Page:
Pascual Hernandez
Pascual Hernandez

We received a question about some bugs on a tree. They were orange, big-legged creatures and plentiful. t turned out to be the nymphs (immature stage) of wheel bugs.

These are interesting bugs.

Wheel bugs are one of the largest true bugs.

Adult wheel bugs are gray and approximately one and a quarter inches long.

Its name comes from the large spiny ridge or “wheel” on the thorax (middle section) of the wheel bug’s body.

This semicircular crest is behind the head and holds 8 to 12 bulging teeth-like structures.

In the fall, females lay up to 200 tiny eggs in clusters on shrubs or tree twigs. Egg masses resemble honeycombs.

These eggs overwinter glued together by a gummy substance, and hatch the following spring into one eighth inch long wingless red and black nymphs with long legs.

They scatter onto surrounding trees and shrubs. Nymphs will undergo five molts and metamorphose into an adult by the end of summer.
Wheel bugs are beneficial predators, preying upon caterpillars, beetle larvae and adults, aphids, and other soft-bodied insects.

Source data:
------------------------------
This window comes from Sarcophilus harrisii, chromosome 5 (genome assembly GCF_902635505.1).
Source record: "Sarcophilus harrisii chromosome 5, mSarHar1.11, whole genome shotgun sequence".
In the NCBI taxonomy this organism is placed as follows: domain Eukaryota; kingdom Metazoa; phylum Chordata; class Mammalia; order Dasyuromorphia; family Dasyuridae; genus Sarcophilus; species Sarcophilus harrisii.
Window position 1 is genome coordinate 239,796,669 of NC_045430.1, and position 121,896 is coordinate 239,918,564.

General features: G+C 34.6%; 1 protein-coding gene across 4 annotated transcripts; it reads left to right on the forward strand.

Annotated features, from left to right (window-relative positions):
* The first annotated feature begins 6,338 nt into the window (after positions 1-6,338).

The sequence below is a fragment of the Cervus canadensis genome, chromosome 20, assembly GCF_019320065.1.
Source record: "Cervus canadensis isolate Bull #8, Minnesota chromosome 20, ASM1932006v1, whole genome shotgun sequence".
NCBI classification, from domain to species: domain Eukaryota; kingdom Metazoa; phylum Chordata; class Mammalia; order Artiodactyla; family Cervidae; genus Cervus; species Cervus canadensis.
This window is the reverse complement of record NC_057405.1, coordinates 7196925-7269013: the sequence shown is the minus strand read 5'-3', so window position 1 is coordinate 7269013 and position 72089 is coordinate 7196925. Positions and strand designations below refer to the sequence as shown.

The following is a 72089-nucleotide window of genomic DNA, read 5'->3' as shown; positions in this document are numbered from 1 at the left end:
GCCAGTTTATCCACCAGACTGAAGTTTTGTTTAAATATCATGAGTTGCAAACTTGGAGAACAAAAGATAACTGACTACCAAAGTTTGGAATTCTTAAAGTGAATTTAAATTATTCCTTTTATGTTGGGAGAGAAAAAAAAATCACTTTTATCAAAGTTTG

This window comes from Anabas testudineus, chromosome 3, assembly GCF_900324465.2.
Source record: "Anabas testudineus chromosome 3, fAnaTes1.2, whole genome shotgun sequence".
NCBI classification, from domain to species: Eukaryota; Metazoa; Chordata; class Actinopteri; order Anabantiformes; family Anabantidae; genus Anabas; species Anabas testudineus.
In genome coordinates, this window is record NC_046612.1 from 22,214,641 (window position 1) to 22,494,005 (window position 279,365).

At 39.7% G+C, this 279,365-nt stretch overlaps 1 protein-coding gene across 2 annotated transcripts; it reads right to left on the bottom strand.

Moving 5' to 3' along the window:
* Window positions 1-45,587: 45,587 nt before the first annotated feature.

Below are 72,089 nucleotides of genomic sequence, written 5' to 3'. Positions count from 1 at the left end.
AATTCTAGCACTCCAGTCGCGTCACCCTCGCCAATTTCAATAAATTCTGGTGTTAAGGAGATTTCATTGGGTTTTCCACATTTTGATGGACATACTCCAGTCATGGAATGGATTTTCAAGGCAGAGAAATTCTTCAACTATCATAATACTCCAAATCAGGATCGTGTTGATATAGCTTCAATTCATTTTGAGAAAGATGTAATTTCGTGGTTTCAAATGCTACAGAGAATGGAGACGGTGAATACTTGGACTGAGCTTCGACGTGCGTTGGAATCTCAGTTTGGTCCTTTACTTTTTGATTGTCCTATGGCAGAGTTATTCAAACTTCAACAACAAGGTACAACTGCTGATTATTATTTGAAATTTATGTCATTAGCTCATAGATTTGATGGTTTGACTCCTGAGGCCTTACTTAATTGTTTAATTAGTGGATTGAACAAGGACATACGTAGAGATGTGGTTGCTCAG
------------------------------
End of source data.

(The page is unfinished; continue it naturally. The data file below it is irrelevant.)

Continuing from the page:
The wheel bug’s saliva contains a substance that paralyzes the prey within 30 seconds, dissolving their insides- it will then drain all of the prey’s bodily fluids.

Though it isn’t as strong as the stink bug’s, wheel bugs do have an odor that’s strong enough to make an impression on a potential predator.

Because of their appearance, it may seem a dangerous insect.

But, do they bother humans?

Wheel bugs are not aggressive and will avoid contact.

However, if handled, the wheel bug can inflict a painful sting.

If stung, you should wash and apply antiseptic to the site.

Treatment by a physician is not usually needed unless you experience anaphylactic reaction such as swelling or difficulty breathing.

All in all, these are beneficial insects and do not require treatment.